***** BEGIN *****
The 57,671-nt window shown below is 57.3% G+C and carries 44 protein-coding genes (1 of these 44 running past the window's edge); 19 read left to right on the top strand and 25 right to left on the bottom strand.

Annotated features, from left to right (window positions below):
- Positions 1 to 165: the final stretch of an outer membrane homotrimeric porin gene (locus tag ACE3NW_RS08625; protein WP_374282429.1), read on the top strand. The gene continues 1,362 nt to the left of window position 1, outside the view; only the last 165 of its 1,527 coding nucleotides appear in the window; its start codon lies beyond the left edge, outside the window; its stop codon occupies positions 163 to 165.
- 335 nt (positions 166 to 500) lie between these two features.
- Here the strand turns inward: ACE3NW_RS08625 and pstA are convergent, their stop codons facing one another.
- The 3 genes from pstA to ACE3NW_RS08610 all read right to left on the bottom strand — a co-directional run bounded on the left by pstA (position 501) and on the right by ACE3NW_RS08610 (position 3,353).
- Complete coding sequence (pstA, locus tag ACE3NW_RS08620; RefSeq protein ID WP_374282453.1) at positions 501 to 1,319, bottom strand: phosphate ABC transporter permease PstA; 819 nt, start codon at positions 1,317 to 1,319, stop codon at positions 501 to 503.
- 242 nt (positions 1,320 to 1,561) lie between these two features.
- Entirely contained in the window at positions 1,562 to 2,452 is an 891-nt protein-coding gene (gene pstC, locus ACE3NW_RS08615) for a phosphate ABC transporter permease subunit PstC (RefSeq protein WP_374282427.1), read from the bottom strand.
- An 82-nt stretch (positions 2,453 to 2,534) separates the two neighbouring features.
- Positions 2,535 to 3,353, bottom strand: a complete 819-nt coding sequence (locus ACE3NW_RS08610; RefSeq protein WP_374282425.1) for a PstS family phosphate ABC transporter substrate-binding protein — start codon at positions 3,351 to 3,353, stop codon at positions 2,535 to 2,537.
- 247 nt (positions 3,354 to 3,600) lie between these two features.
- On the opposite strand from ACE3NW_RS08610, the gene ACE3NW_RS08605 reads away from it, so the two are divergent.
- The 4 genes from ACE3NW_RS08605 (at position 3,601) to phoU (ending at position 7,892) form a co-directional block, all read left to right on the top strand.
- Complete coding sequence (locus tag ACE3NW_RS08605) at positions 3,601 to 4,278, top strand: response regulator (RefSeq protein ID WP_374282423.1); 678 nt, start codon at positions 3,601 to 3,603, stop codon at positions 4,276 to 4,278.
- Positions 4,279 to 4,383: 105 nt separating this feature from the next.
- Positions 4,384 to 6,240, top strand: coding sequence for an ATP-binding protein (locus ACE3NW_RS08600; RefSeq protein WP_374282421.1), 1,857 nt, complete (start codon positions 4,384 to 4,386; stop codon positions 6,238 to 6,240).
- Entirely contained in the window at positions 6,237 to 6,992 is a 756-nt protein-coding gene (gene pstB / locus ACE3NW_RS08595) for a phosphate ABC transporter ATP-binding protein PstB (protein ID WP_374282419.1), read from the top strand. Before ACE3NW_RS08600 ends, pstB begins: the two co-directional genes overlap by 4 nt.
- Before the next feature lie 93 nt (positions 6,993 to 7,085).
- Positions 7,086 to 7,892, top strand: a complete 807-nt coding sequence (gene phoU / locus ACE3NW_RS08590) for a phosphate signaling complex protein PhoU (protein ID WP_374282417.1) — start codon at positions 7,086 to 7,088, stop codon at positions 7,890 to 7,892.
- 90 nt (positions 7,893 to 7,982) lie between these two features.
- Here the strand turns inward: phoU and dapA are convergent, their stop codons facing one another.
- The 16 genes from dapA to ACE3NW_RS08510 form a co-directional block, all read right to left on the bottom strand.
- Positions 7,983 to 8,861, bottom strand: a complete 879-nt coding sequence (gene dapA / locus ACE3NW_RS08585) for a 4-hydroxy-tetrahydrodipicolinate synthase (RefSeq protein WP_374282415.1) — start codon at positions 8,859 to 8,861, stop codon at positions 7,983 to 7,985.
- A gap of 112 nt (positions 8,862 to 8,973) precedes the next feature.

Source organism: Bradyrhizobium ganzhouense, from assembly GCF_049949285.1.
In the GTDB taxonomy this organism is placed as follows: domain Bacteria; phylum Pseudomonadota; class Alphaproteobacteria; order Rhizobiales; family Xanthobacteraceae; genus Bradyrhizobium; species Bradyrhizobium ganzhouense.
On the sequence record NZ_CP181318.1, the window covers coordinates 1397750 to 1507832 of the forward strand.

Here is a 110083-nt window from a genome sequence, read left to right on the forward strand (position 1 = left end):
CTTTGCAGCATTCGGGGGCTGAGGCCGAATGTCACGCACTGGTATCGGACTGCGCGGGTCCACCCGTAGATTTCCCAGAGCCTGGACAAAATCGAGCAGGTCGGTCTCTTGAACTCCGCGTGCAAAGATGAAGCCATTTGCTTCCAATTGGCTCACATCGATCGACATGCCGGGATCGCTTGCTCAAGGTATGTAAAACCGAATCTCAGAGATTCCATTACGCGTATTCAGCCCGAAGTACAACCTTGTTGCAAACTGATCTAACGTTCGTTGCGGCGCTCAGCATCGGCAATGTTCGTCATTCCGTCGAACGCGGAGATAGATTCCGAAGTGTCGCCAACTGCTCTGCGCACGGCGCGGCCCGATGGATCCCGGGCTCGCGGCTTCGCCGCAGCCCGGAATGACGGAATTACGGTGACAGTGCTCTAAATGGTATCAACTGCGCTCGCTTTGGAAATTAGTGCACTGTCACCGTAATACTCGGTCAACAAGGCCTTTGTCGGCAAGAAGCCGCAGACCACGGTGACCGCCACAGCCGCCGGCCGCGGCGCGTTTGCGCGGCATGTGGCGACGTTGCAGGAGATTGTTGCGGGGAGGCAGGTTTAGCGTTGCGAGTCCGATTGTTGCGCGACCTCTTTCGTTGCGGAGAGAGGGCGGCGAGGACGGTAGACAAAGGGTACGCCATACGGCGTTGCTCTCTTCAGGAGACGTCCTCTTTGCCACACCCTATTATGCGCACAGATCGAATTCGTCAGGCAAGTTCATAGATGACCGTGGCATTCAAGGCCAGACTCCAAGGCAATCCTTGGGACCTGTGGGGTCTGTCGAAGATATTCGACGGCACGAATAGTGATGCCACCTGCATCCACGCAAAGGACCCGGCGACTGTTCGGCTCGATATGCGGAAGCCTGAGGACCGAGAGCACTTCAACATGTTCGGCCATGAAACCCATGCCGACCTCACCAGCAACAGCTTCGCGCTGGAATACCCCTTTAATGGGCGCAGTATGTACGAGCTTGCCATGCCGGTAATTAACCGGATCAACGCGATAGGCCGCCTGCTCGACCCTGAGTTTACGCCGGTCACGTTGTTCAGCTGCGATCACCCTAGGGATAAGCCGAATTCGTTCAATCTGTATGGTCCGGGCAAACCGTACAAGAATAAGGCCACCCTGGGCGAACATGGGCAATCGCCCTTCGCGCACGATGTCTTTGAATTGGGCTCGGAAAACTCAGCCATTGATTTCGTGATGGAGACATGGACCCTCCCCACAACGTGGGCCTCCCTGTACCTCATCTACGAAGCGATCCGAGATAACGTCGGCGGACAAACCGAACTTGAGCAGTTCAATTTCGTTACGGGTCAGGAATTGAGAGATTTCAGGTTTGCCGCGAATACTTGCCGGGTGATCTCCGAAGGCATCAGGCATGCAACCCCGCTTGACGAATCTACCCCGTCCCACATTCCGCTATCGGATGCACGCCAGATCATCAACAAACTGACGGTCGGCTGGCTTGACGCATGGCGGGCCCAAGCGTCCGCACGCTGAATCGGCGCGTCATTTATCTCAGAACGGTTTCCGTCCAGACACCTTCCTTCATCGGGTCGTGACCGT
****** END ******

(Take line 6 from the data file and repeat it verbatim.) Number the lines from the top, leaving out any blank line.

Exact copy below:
- The 3 genes from pstA to ACE3NW_RS08610 all read right to left on the bottom strand — a co-directional run bounded on the left by pstA (position 501) and on the right by ACE3NW_RS08610 (position 3,353).